In announcing "Big Time," Slott and his colleagues showed off some new teaser art from the new era of "Spider-Man" books, including Spider-Man wearing a Fantastic Four uniform, a never-before-seen black and neon green Spider-suit, and Spidey battling it out with a newly designed Scorpion — and yes, Mac Gargan is back as Scorpion, leaving fans to wonder what's going to happen to the Venom symbiote.
"As much as I've had a great time working with the Spider-Man team, at this point, I'm doing Spidey by myself," Slott said of "Big Time," which ships twice every month and features 30 pages of material with every issue. Issues will occasionally feature eight-page backup features as part of those 30 pages, though Slott will frequently use all 30 pages for the main story. In "Big Time," Parker finds himself on a new, as-yet-revealed career path that promises to showcase "all of the wonderful gifts" he has to offer the world outside of his Spider-Man abilities.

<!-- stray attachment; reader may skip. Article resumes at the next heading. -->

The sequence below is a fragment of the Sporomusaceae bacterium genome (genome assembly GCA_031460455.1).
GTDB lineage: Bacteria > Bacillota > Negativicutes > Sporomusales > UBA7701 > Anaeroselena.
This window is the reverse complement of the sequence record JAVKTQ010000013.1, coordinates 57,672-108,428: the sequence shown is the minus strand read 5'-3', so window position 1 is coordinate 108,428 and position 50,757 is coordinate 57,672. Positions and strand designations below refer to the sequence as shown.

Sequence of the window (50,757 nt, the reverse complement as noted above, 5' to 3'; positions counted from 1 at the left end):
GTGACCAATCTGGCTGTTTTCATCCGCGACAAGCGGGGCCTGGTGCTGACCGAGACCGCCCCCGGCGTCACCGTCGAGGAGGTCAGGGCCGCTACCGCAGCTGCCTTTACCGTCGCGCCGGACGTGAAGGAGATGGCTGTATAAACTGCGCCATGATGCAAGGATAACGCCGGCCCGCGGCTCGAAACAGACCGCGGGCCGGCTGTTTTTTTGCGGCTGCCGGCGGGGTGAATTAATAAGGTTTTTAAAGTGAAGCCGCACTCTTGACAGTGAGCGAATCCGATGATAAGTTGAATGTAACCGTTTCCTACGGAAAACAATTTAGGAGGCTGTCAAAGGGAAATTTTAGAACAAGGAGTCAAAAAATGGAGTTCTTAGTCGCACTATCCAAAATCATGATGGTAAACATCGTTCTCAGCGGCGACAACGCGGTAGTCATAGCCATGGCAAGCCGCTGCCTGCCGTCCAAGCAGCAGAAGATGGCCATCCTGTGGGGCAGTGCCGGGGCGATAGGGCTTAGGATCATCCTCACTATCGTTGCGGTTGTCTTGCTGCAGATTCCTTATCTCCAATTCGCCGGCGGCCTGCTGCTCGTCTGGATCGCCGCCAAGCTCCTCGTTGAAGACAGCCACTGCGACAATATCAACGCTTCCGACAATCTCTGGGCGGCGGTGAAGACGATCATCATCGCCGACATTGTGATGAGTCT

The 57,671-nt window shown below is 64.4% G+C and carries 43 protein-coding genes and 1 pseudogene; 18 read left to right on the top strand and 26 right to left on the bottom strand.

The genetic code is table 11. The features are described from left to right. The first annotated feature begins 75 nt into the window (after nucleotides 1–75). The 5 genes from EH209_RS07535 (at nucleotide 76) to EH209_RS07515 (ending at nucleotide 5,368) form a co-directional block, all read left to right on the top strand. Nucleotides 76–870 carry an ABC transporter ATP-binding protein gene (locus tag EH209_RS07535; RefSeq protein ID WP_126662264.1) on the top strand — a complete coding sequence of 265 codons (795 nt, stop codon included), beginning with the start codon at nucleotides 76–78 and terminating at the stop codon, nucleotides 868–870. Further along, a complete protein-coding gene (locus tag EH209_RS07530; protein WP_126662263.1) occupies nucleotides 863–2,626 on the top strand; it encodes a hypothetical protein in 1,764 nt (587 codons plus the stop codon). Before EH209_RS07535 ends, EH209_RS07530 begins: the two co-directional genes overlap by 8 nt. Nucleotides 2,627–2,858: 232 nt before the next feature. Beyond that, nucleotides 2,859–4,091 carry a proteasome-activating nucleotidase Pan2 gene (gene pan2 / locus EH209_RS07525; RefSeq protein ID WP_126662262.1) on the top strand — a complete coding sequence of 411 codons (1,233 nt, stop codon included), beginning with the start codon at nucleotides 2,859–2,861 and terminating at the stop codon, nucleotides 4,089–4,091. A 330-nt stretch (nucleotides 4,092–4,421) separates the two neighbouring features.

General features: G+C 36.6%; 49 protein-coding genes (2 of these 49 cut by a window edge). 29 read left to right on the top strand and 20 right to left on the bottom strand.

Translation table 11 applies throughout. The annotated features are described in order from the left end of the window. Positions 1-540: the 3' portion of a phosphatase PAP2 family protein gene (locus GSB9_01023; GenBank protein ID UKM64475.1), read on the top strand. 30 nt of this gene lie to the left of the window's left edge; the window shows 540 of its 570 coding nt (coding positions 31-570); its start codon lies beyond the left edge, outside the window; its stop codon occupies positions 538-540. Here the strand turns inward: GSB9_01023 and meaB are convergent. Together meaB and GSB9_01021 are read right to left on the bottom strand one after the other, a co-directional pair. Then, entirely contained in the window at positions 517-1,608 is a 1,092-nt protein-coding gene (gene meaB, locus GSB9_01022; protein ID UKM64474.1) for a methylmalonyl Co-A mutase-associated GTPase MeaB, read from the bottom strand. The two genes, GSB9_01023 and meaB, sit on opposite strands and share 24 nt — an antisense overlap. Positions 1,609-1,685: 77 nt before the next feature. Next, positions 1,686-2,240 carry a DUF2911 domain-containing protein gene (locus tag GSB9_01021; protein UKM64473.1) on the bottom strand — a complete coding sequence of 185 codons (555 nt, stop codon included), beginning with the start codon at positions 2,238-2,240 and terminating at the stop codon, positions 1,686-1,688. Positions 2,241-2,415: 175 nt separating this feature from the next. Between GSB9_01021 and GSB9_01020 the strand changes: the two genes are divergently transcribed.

Also announced was an all-new "Spider-Girl" series from Paul Tobin and Clayton Henry completely unrelated to Mayday Parker, who's story concludes in "Spider-Girl: The End." Readers will get their first taste of the new Spider-Girl in a backup feature in the first issue of "Big Time," clocking in at 47 pages. Singh promised the audience that "this is a very important book to the Spider-Man family. It's not an ancillary or a satellite book. It's very important."